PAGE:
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NewsBites October 2019 Issue

Routine Low-Dose Aspirin Use No Longer Recommended for Primary Prevention

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Daily aspirin is not necessary (or safe) for everyone.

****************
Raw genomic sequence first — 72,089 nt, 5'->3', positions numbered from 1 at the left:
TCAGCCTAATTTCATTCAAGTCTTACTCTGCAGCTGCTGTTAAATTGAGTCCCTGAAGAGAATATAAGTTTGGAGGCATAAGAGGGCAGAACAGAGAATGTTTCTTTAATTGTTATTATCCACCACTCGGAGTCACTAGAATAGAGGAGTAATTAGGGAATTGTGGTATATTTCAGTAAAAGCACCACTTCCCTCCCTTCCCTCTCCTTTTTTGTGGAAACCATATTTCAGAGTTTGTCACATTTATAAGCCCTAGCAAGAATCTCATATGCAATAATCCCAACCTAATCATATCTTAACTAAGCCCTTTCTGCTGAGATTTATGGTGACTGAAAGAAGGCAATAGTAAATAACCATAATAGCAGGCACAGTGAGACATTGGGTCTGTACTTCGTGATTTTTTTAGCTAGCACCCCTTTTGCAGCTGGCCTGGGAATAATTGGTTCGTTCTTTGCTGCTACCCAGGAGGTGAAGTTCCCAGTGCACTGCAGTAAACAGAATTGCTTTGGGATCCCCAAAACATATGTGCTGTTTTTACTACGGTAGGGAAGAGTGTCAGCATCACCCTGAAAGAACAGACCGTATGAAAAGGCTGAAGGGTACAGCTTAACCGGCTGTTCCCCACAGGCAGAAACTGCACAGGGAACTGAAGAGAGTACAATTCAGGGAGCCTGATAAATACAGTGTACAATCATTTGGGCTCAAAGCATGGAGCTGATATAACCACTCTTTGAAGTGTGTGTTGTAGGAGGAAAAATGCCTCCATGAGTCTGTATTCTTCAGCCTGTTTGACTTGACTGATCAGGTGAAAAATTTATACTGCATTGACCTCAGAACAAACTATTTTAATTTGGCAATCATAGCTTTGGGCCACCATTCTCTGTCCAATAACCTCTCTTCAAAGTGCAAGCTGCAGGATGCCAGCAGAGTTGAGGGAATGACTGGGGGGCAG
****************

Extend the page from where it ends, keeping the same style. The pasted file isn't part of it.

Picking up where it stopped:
In March of 2019, the American Heart Association and American College of Cardiology released updated guidelines recommending against routine low-dose aspirin use for the primary prevention of cardiovascular disease (CVD) in people older than 70 and in those with increased bleeding risk (such as those with peptic ulcer disease). (Primary prevention means treatment for people who have not yet developed CVD.) This change was based primarily on the results of three randomized controlled trials published in 2018 which showed few benefits, coupled with higher risk of bleeding, from routine low-dose aspirin use. In a recently-released analysis of the 2017 National Health Interview Survey, about one in four American adults aged 40 years or older without CVD reported taking daily aspirin for primary prevention of CVD. Of these, 23 percent did so without a physician’s recommendation. Nearly half of adults aged 70 years or older without CVD reported aspirin use. If you routinely take low-dose aspirin but do not have CVD, consult your physician to assess whether or not you should continue to do so.

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